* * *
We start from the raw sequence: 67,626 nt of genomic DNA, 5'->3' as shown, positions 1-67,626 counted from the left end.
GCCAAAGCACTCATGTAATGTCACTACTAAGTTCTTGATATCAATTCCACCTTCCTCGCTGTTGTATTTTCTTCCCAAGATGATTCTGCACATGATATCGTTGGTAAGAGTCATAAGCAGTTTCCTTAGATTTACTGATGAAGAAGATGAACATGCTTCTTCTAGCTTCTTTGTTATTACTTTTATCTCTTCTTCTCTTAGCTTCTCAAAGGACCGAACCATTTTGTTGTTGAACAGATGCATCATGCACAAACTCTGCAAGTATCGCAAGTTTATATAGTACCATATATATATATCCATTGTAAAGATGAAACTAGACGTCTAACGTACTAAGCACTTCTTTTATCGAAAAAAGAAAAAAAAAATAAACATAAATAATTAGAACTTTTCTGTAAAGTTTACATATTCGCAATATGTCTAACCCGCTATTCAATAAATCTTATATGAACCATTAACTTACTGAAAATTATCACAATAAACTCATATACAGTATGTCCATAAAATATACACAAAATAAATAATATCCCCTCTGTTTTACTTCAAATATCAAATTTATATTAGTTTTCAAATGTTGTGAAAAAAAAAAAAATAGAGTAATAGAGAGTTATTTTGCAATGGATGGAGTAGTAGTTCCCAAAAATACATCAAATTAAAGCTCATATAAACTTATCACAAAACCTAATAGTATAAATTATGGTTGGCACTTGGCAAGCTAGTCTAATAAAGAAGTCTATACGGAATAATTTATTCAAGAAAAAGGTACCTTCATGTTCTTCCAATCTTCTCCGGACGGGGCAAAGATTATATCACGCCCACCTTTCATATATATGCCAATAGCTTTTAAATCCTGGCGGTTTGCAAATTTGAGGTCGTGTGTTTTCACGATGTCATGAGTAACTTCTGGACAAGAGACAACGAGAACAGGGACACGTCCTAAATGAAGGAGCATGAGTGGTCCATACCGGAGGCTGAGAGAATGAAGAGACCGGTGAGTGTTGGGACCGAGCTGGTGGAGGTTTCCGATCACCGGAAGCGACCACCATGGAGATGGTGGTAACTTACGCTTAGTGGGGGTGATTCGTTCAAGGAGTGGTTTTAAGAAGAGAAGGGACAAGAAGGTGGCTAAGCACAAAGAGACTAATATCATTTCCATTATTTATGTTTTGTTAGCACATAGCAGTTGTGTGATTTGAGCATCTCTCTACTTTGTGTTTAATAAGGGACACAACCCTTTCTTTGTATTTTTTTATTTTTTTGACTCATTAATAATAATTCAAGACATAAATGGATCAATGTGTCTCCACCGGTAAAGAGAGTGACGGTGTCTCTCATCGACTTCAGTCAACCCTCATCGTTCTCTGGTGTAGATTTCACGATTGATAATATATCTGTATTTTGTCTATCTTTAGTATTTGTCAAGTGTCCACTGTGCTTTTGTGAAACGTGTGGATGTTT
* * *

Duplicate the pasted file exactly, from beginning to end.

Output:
We start from the raw sequence: 67,626 nt of genomic DNA, 5'->3' as shown, positions 1-67,626 counted from the left end.
GCCAAAGCACTCATGTAATGTCACTACTAAGTTCTTGATATCAATTCCACCTTCCTCGCTGTTGTATTTTCTTCCCAAGATGATTCTGCACATGATATCGTTGGTAAGAGTCATAAGCAGTTTCCTTAGATTTACTGATGAAGAAGATGAACATGCTTCTTCTAGCTTCTTTGTTATTACTTTTATCTCTTCTTCTCTTAGCTTCTCAAAGGACCGAACCATTTTGTTGTTGAACAGATGCATCATGCACAAACTCTGCAAGTATCGCAAGTTTATATAGTACCATATATATATATCCATTGTAAAGATGAAACTAGACGTCTAACGTACTAAGCACTTCTTTTATCGAAAAAAGAAAAAAAAAATAAACATAAATAATTAGAACTTTTCTGTAAAGTTTACATATTCGCAATATGTCTAACCCGCTATTCAATAAATCTTATATGAACCATTAACTTACTGAAAATTATCACAATAAACTCATATACAGTATGTCCATAAAATATACACAAAATAAATAATATCCCCTCTGTTTTACTTCAAATATCAAATTTATATTAGTTTTCAAATGTTGTGAAAAAAAAAAAAATAGAGTAATAGAGAGTTATTTTGCAATGGATGGAGTAGTAGTTCCCAAAAATACATCAAATTAAAGCTCATATAAACTTATCACAAAACCTAATAGTATAAATTATGGTTGGCACTTGGCAAGCTAGTCTAATAAAGAAGTCTATACGGAATAATTTATTCAAGAAAAAGGTACCTTCATGTTCTTCCAATCTTCTCCGGACGGGGCAAAGATTATATCACGCCCACCTTTCATATATATGCCAATAGCTTTTAAATCCTGGCGGTTTGCAAATTTGAGGTCGTGTGTTTTCACGATGTCATGAGTAACTTCTGGACAAGAGACAACGAGAACAGGGACACGTCCTAAATGAAGGAGCATGAGTGGTCCATACCGGAGGCTGAGAGAATGAAGAGACCGGTGAGTGTTGGGACCGAGCTGGTGGAGGTTTCCGATCACCGGAAGCGACCACCATGGAGATGGTGGTAACTTACGCTTAGTGGGGGTGATTCGTTCAAGGAGTGGTTTTAAGAAGAGAAGGGACAAGAAGGTGGCTAAGCACAAAGAGACTAATATCATTTCCATTATTTATGTTTTGTTAGCACATAGCAGTTGTGTGATTTGAGCATCTCTCTACTTTGTGTTTAATAAGGGACACAACCCTTTCTTTGTATTTTTTTATTTTTTTGACTCATTAATAATAATTCAAGACATAAATGGATCAATGTGTCTCCACCGGTAAAGAGAGTGACGGTGTCTCTCATCGACTTCAGTCAACCCTCATCGTTCTCTGGTGTAGATTTCACGATTGATAATATATCTGTATTTTGTCTATCTTTAGTATTTGTCAAGTGTCCACTGTGCTTTTGTGAAACGTGTGGATGTTT